And waiting some more.
Eventually some fish grabs the hook, line and sinker.
You pull him in and…
If he’s an acceptable length and weight – you keep him.
If not …plop!
If it’s a delicious looking salmon, in the basket.
If it’s a creepy looking dogfish, not so much.
Back at Jesus’ time, the fishing is a bit different. Fishermen would drag their nets to the shore and paddle to the middle of the lake. Then, they’d toss a weighted net overboard. Then, slowly they’d move along with the waves, while their net dragged against the bottom collecting any and every fish that happened to get in the way of the net. When they’re done fishing, they pull up the ropes, cinch the corners and pull the net up.
But here’s the thing:
Can you tell which fish are bad?
Can you tell which fish are good?
Can you tell which fish are future 5-star restaurant menu items?
And which fish belong on some Discovery Channel documentary on deep sea monsters?
No. It’s too much of a jumbled-up mess!
So…what do the fishermen do?
They take the net back to the shore.
They open the net and begin separating:
Too much like Uncle Joe…
Fishing at Jesus’ time required a lot of sorting. But…
The fish cannot be sorted from the good from the bad while they are in the net; rather they are sorted when the fishing is finished.
II. A Priceless Treasure
But remember – this is a parable.
Parables are short earthly stories that teach about the kingdom of God.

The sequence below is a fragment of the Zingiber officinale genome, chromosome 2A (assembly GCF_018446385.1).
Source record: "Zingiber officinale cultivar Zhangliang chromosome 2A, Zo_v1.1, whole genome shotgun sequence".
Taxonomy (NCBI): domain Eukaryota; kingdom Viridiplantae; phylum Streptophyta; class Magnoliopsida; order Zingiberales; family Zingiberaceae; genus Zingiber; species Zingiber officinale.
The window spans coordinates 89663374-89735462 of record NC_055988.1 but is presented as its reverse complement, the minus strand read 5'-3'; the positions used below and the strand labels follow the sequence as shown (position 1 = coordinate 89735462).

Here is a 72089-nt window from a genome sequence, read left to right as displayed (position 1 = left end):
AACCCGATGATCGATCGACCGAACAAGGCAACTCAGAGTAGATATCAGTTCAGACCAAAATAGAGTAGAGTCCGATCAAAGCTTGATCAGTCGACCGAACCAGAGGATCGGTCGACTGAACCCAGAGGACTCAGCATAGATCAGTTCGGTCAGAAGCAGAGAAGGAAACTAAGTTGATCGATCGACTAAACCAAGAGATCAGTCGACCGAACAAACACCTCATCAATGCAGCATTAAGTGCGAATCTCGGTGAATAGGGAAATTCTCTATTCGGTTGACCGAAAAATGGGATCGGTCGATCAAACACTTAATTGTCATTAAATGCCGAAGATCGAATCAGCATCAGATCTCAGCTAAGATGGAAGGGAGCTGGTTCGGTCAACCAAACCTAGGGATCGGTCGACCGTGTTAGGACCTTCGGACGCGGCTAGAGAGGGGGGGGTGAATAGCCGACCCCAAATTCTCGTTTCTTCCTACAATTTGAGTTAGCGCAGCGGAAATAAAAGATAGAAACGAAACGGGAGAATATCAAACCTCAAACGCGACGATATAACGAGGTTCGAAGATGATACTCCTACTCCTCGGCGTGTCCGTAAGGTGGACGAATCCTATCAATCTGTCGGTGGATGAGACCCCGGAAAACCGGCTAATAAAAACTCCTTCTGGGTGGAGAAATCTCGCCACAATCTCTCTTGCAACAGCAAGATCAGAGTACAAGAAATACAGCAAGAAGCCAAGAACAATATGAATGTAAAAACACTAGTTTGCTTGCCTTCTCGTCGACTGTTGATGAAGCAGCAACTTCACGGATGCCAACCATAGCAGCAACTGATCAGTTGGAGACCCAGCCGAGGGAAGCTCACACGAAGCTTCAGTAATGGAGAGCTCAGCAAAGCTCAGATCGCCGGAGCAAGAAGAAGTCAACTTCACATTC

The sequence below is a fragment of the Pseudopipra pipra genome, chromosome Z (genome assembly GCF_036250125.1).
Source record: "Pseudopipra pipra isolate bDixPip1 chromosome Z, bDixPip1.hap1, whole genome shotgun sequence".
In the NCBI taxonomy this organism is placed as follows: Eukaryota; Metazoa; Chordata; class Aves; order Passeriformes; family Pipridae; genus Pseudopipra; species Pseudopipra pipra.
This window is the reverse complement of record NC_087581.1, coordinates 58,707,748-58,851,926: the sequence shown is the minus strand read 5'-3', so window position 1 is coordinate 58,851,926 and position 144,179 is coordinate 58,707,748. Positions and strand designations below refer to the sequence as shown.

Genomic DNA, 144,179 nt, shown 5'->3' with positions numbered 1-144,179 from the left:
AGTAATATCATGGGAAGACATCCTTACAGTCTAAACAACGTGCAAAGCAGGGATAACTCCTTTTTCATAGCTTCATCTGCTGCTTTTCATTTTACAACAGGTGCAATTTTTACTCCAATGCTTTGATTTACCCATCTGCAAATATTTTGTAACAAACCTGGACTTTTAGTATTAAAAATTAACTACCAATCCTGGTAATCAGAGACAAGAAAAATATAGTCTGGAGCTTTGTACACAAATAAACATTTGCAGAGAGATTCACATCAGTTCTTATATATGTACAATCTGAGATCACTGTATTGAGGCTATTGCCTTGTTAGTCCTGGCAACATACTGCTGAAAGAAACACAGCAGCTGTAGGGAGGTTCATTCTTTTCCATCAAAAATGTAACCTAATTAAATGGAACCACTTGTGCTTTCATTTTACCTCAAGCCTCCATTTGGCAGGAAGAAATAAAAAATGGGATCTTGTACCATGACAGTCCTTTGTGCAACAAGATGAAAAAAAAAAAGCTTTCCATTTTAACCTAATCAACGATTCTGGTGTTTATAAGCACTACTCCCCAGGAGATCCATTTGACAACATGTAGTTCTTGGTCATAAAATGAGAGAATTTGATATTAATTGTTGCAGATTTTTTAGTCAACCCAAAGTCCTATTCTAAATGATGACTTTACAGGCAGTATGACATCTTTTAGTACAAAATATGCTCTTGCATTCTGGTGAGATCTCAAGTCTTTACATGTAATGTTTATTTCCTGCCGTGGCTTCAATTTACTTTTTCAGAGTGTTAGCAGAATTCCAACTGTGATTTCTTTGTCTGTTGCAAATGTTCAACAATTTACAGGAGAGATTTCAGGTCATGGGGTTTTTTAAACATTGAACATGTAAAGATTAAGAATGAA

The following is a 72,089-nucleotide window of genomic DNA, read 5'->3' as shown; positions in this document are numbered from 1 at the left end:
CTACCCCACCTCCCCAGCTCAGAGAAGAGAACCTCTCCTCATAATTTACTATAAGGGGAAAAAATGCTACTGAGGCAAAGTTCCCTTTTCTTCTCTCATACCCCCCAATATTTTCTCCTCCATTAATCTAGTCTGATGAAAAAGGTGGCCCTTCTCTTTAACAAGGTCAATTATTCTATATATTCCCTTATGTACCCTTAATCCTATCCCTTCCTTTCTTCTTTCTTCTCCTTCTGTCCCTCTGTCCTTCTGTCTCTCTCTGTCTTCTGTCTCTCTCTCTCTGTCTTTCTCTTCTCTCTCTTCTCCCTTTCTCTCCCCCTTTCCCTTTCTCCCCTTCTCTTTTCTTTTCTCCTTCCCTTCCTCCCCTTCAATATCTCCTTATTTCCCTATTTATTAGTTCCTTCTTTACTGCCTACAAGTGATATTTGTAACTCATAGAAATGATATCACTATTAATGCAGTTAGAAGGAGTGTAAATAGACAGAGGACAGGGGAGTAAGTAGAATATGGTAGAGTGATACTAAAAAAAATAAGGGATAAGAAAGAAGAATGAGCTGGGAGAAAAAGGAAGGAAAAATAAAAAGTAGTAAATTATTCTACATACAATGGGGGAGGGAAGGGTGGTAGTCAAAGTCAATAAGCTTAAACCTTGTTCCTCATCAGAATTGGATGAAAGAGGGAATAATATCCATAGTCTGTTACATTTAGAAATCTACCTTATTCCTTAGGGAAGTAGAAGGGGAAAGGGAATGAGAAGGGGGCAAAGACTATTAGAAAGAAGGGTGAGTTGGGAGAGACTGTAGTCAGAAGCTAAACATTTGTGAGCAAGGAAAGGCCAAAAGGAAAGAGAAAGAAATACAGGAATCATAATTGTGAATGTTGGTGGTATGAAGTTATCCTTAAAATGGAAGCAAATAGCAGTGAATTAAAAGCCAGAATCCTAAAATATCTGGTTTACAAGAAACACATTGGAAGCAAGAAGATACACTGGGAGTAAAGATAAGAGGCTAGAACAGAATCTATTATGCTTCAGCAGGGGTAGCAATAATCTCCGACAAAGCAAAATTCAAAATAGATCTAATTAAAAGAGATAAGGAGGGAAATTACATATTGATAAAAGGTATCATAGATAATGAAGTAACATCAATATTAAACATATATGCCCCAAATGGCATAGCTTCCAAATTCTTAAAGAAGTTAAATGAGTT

Things are about to get real.
Real and a bit uncomfortable.
Look at the meaning of the parable:
This is how it will be at the end of the age. The angels will come and separate the wicked from the righteous and throw them into the blazing furnace, where there will be weeping and gnashing of teeth. (v.49-50)
At first glance, this might seem to be another parable.
The parable of the furnace…
But – let’s be clear: The second half of the parable the part about the blazing furnace and the angels, that’s not the illustration part.
It’s the explanation.
It’s not an illustration, but the reality.
In fact, this parable is all about realities.
Realities that are quite uncomfortable.
(1) Hypocrisy is Real
Because… that dragging net represents the kingdom of God at work. And there is no greater representation of the kingdom of God at work than visible local churches.
In a church, God’s Word is proclaimed.
In a church, people are baptized.
In a church, people celebrate the Lord’s Supper.
In a church, people pool resources to go and plant the Message of Jesus in the Hearts of North Raleigh.
In a church, God’s kingdom is at work.
And when God’s kingdom is at work, it’s like a big old net that collects people of all type and varieties.
Big and small.
Young and old.
Black and white.
Tarheel fans, Wolfpack fans and Duke fans.
But most importantly to this parable…
People that are a part of God’s kingdom.
And people that only look like it.